June crude oil closed $.44 higher on extremely light volume of 369,531 contracts. Open interest increased by a modest 1,645 contracts. What is fascinating about crude is that whether the trading range expands or declines, volume is lackluster. For example on April 23 volume was 374,493 contracts, and the trading range for the day was $2.08. However on the 24th volume was only slightly lower by 4,962 contracts, but the trading range was much smaller at $1.31. For whatever reason, there just seems to be a lack of speculative interest in crude at this time. The market remains on a short-term sell signal, but do not short the market. Stand aside.
June gasoline closed 2.35 cents lower on lighter than usual volume of the 153,944 contracts. Open interest declined for the fourth day in a row by 5,823 contracts. During the past four days, open interest has declined by a total of 25,037 contracts. During this time frame June gasoline has declined 3.20 cents on a close only basis. The liquidation accompanying the price decline is actually quite positive. Stand aside.
May copper closed 4.65 cents higher on very heavy volume of 106,938 contracts. Open interest declined by 585 contracts. The range on the 24th was 6.30 cents which is about one third less than the 21 day average true range of 8.31 cents. Volume was the highest since April 13 when 108,932 contracts changed hands. There is resistance at the $3.73 level going back to April 12. If the market is able to overcome this resistance, a further rally may be in the offing. The market remains on a short-term sell signal. Stand aside
June gold closed $11.20 higher on very light volume of 118,387 contracts. Open interest declined on the rally by 3,902 contracts. On the 23rd, the market declined by $10.20 and open interest was down 2,876 contracts. As I pointed out in the post of April 23, gold has lost over 79,000 contracts of open interest since topping out on February 28. Despite what many pundits say about gold fundamentals, the fact remains that speculators are getting out of gold in droves. However, this presents an opportunity for the wise investor, who can accumulate gold at lower prices. Please consult your investment advisor or broker.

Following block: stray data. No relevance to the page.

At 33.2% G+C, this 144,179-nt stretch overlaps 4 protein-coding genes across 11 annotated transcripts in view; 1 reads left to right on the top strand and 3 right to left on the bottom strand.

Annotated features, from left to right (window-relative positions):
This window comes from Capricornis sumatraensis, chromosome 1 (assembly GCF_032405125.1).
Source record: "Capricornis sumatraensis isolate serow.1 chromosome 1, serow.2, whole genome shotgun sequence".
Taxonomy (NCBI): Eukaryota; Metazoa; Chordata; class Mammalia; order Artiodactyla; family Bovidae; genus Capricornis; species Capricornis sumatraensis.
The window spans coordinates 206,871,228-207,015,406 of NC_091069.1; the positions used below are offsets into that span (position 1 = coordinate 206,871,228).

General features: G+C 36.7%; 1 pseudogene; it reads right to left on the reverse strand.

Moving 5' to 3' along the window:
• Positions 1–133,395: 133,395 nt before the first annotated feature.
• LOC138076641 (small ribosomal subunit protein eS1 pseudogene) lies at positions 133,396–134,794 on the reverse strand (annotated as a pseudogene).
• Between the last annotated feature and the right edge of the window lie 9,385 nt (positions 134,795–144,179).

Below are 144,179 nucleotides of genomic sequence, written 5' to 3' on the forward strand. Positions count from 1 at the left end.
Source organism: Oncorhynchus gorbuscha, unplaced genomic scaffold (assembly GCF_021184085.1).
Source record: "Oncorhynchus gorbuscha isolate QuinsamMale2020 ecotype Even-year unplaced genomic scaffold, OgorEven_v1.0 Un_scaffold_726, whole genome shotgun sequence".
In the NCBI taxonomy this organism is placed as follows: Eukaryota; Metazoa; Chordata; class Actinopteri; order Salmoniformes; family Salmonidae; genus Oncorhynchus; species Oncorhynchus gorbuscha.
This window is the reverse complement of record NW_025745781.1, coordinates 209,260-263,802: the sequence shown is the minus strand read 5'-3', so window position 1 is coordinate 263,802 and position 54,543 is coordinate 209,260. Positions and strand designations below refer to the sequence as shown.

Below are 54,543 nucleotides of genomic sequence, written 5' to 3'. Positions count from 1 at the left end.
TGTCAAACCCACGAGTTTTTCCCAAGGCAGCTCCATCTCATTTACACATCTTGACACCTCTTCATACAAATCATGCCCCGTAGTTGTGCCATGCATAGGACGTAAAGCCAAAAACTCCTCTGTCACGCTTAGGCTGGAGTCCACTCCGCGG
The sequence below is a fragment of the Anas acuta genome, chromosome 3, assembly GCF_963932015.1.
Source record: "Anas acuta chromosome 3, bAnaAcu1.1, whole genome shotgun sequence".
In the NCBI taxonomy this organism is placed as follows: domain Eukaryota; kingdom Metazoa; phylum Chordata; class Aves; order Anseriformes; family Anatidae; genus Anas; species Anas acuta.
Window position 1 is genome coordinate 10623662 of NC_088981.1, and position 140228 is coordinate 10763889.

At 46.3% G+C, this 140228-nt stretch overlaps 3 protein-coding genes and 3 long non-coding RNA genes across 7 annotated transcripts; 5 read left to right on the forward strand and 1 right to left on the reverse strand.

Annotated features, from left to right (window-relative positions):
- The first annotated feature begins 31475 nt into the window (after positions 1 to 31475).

May silver closed 21.5 cents higher on a higher than normal volume of 72,574 contracts. Open interest declined by 402 contracts. Stand aside.
The June Euro closed 45 points higher on light volume of 224,990 contracts. Open interest declined on the advance by 7,429 contracts. The volume and open interest action continues to be bearish. However, due to the possibility of further repatriation of asset sale proceeds into the Euro by European banks, speculators should stand aside.
The June Australian dollar lost 17 points on volume of 124,787 contracts. Open interest declined by 1,684 contracts. The market remains on a short-term sell signal, but has not generated in intermediate-term sell signal. Until the intermediate-term sell signal is generated, the market may rally up to the 1.0320 area. For those with bearish positions, use the March 28 high of 1.0388 as an exit point for all positions.
S&P 500 E mini:
The S&P 500 E mini closed 7.25 points higher on lighter than normal volume of 1,446,952 contracts. Open interest declined by 14,342 contracts. Volume was the lightest since April 9 when 1,084,355 contracts were traded. As I pointed out in the April 22 Weekend Wrap, the bias for the market in the second half of April is to the upside. However, long put protection should be in place, especially with the news of the United Kingdom being in a recession and the awful durable goods orders stats.